Founder and CEO, Robert Herzog of eCaring describes how tailoring programs for special patient populations will improve patient home care while reducing risks of hospital readmissions.
Real-time health monitoring including the patient’s home continues to gain importance as pressures come from a variety of sources to reduce risks and costs of readmissions and hospitalizations. The Centers for the Medicare and Medicaid Services (CMS), enforcing the 2012 Medicare Readmission Reduction Program, the States and managed care organizations have to deal with tighter budgets, rising costs of service, and stricter capitation rates.
Until recently, home care reporting was archaic at best. The home was a “black box” where no information was generated when a home aide entered the residence and closed the door. Well-intentioned aides and nurses visited a patient’s home, administered care, and documented their visit in piles of paperwork that were often not reviewed or actionable.
Data input was first “modernized” to record home aide hours and minimal data about care by telephone. Such systems are used primarily for time and attendance. Aides visit the patient’s homes and use the patient’s home phone to document that their work shift has started. When the shift ends (and only when the shift is over), the home aide dials the phone to report the end of their shift, and with all the limitations inherent in pressing numbers on a dial pad, report that they had administered a few elements of care. Since they cannot see the output of what they entered, such data entry is error prone and of limited value.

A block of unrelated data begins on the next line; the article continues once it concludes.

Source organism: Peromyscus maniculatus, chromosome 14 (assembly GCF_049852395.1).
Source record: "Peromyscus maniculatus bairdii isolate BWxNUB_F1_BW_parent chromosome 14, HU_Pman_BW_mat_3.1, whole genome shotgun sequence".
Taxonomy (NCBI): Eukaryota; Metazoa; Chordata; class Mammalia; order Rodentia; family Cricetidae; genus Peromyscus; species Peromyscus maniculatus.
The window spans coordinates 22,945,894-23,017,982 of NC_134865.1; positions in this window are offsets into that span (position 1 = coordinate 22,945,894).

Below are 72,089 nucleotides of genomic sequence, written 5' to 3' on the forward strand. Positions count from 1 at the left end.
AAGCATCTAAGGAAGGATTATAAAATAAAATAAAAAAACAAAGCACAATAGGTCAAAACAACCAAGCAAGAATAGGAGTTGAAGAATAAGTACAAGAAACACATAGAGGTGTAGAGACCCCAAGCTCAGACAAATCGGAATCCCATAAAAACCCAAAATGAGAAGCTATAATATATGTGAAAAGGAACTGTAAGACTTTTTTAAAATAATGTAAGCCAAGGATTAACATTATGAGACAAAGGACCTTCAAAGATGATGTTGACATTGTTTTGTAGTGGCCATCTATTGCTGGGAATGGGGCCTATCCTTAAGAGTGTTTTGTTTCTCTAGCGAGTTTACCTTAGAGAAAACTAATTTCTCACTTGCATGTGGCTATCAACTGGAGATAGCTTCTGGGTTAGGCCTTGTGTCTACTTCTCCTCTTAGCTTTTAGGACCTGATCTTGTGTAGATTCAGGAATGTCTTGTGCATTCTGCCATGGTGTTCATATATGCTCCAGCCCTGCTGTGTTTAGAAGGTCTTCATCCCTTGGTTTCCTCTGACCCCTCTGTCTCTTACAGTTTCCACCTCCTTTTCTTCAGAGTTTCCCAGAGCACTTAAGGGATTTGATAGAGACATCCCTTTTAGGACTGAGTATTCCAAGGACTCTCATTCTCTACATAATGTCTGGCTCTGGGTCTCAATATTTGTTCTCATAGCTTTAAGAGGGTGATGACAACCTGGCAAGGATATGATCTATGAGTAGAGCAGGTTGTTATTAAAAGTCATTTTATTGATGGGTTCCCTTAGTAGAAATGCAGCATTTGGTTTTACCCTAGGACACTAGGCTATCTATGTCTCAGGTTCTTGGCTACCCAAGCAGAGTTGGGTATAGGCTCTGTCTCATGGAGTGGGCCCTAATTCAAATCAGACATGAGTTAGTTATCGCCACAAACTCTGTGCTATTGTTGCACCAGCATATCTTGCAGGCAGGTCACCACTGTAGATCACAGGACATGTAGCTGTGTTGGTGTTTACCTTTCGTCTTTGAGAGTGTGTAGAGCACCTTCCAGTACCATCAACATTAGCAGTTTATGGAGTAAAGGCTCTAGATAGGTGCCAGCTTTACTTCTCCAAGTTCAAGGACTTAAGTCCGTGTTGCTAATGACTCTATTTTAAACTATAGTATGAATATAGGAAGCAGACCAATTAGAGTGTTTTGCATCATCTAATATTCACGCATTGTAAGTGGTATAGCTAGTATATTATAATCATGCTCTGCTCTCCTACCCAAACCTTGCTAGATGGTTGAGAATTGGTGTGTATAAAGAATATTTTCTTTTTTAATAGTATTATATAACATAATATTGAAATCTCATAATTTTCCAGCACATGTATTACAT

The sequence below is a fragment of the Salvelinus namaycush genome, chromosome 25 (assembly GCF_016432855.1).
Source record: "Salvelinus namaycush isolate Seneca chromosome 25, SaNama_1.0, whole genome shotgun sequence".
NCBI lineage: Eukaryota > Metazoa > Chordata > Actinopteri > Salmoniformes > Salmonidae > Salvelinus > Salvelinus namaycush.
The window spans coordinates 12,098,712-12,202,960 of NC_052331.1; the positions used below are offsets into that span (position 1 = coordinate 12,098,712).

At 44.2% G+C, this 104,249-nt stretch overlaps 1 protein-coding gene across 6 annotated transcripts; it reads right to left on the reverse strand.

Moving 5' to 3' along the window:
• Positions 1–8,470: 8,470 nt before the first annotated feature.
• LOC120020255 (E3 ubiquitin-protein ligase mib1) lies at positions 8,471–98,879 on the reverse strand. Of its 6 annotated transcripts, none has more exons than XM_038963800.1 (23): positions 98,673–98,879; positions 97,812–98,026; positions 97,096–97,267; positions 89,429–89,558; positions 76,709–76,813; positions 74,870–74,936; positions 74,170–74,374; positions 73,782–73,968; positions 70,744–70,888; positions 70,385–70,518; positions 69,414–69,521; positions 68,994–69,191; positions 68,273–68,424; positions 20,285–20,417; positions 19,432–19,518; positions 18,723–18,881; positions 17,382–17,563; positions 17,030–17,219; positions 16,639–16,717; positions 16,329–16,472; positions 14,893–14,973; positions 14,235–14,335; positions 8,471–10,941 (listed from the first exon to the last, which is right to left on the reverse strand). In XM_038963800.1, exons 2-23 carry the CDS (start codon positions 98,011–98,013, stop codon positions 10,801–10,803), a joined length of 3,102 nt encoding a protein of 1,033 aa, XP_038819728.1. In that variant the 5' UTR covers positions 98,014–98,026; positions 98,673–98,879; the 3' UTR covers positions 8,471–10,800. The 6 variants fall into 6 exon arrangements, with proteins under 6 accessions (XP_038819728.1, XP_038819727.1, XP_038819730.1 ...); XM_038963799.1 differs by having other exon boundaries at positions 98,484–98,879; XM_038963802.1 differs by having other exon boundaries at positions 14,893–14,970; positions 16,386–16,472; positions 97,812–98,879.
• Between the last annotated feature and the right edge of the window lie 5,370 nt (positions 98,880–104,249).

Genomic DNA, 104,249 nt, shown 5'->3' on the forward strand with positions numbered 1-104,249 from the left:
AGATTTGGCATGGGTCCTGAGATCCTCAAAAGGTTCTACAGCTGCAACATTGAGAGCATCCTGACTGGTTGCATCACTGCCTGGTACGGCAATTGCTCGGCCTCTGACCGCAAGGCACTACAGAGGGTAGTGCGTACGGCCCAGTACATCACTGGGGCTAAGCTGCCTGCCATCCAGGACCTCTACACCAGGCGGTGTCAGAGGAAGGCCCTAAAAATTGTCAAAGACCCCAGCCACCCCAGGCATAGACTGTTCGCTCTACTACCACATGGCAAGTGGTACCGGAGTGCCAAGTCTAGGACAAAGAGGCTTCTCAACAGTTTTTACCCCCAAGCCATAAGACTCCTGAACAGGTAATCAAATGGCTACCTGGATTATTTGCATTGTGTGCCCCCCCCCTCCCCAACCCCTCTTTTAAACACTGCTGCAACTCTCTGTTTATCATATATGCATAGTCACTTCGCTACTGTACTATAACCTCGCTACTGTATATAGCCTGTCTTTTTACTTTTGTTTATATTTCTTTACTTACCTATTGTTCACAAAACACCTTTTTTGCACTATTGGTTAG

To move home health care forward and to reduce costs requires a new approach. Forward thinking home aide agencies, health care providers, managed care organizations and hospitals are looking for innovative solutions that leverage the proliferation of tablets, smartphones and the ubiquitous Cloud to improve care at home, where patients spend most of their lives and where so many significant health events occur.
Thanks to technology, the “black box” of healthcare monitoring can be transformed into a sea of data where home health aides can gather 500-1,000 data points per month. The real-time collection and utilization of data from the home will offer these ten key benefits for specific patient populations, their families and every member of the patient’s care team in 2015:
1. Bringing the Internet into the home sheds light on the “black box.”